Uploading Big Data: it’s very different from normal data

The above screenshot shows an initial analysis (in Microsoft Power BI) of 1,723,099 records of New York taxi trip records uploaded to the cloud.  The top chart shows a scatter plot of Trip Distance in miles against the Total Fare Amount (in US $).  This useful chart shows straightaway that there are some outliers in the data (e.g. some trips cost over $1,000 despite being only for short distances).  These records are almost certainly errors (where e.g. the fare was entered with the decimal point in the wrong place, e.g. $1000.00 instead of $10.00) and should be corrected or removed. Similar errors in the Trip Distance fields had already been removed in that 2 records had implausible distance values (e.g. 300,833 miles for a total fare of $14.16, and 1,666 miles for a total fare of $10.30).

In order to analyse big data, it often needs to be moved from its original sources (e.g. separate csv or txt files, or a stream) to somewhere where it can be collated and processed (e.g. an online database, or Microsoft PowerBI, or an xdf, extensible data format, file that can be analysed by Microsoft R Server).

couple walking on beach

How corporate pension liabilities could vary by 10% or more, even on an agreed set of assumptions

(Posted by Patrick Lee on 1 August 2017 at a different location, but migrated here on 05 Feb 2018).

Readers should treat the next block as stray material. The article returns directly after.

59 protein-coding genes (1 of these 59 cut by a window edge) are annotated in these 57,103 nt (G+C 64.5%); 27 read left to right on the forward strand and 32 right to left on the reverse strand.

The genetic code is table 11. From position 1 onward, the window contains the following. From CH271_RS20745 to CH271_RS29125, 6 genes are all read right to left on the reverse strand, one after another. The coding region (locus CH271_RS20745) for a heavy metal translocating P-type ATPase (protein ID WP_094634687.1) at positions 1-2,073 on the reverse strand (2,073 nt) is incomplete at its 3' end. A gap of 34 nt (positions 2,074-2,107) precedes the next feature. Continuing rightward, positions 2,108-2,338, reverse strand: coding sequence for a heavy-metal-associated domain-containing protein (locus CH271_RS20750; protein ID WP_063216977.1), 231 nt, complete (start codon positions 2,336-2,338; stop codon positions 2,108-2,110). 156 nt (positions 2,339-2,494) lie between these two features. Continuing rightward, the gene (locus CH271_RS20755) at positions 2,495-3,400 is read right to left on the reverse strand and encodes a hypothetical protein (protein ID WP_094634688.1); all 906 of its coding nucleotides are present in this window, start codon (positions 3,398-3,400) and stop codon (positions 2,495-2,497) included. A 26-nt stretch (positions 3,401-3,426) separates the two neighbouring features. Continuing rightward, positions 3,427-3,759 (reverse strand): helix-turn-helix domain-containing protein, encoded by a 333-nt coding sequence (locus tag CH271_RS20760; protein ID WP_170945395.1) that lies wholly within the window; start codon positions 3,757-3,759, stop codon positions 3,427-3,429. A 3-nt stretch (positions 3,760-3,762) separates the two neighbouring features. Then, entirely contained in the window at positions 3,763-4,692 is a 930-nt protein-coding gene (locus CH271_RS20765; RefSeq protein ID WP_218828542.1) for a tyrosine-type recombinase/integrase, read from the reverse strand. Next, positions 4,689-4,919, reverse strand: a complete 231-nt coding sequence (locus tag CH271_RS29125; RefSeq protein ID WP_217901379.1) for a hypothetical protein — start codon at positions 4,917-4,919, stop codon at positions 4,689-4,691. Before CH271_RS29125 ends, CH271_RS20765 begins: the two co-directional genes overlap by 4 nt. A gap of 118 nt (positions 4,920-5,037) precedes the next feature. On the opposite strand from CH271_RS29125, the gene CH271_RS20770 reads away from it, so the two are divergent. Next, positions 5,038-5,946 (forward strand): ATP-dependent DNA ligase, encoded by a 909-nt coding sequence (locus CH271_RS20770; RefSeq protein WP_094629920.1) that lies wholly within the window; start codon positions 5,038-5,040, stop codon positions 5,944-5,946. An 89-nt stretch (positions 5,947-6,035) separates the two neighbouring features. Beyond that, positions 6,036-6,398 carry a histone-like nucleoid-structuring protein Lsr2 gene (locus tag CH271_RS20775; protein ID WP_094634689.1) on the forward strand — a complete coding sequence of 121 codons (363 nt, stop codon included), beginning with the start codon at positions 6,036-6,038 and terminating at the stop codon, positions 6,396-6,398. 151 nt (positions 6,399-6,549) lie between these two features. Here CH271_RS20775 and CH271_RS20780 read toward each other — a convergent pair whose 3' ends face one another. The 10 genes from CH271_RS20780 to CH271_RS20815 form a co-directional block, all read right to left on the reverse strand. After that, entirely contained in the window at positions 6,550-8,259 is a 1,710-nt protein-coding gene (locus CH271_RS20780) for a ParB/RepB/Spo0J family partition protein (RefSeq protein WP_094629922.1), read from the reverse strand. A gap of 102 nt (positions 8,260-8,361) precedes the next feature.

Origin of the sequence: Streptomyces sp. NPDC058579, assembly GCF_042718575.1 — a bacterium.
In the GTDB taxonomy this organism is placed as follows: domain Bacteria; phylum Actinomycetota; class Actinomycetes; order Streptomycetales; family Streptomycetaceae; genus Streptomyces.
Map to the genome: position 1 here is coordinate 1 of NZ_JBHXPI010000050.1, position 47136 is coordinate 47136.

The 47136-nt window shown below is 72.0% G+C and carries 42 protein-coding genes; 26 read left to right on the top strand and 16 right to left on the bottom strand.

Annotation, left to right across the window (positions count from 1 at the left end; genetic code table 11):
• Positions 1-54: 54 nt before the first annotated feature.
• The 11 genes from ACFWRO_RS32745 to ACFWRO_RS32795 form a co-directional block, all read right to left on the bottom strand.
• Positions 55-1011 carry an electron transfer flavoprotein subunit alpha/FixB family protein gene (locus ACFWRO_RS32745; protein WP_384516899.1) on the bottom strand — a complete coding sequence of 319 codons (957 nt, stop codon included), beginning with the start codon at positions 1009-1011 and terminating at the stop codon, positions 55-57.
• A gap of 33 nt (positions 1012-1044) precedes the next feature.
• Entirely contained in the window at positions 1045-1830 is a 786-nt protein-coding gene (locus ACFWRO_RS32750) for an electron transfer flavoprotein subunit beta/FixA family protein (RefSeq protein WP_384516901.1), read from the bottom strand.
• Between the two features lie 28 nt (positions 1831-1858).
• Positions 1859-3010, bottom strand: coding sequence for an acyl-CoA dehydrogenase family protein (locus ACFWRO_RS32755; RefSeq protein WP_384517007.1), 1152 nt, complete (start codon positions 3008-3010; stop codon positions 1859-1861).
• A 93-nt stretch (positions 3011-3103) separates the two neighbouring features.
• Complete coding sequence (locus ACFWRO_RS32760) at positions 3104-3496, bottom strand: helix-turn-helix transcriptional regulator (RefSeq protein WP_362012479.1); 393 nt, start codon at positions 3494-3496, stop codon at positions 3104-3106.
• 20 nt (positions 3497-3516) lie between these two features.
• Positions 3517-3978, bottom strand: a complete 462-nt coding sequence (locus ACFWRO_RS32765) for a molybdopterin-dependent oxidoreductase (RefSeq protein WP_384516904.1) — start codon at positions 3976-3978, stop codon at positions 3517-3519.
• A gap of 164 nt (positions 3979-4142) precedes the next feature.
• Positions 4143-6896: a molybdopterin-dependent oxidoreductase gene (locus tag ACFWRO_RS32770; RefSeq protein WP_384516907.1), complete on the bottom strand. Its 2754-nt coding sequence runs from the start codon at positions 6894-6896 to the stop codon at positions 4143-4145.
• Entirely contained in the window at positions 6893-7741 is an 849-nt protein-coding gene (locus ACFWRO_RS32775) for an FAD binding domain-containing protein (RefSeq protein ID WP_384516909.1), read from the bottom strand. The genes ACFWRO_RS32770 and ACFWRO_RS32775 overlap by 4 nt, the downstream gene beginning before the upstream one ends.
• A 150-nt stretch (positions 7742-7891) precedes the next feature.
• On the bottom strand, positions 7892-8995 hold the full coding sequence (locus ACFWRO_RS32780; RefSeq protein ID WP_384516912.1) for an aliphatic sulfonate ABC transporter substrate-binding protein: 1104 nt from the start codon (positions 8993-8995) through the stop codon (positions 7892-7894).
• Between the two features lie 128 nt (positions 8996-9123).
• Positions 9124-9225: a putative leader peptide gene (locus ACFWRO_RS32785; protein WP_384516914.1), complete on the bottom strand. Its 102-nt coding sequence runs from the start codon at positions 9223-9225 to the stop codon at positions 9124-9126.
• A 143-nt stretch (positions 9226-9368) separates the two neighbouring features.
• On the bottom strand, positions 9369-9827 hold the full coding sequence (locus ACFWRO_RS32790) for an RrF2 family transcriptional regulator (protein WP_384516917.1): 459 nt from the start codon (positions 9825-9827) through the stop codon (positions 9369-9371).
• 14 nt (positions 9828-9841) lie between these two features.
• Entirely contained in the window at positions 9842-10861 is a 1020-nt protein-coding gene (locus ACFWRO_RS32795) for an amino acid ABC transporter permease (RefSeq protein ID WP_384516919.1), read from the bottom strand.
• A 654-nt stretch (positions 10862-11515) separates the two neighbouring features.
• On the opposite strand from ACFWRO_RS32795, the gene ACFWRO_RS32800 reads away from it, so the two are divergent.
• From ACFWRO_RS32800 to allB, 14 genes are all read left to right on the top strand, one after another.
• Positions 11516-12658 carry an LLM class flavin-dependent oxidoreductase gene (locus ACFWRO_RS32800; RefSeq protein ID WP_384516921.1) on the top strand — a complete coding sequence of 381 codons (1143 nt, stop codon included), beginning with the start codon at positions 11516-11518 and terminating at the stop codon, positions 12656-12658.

Why is there a range of answers, even using a given set of assumptions? Are these differences real, or artificial?

It would clearly make a difference whether a company’s pension liabilities were £475m, £500m or £525m …

The value of an organisation’s defined benefit (final salary or CARE – career average revalued) pension plan promises normally depends on many uncertainties, including:

  • how long the plan members and their partners are expected to live
  • what proportions of active members will leave service, or retire on ill health, before reaching normal retirement age
  • what the future rates of salary growth and price inflation (and hence pension increases) will be
  • assuming that a perfectly matching asset portfolio can’t be found (normally such a portfolio doesn’t exist), then what the future rates of reinvestment (for cashflow mismatches) will be.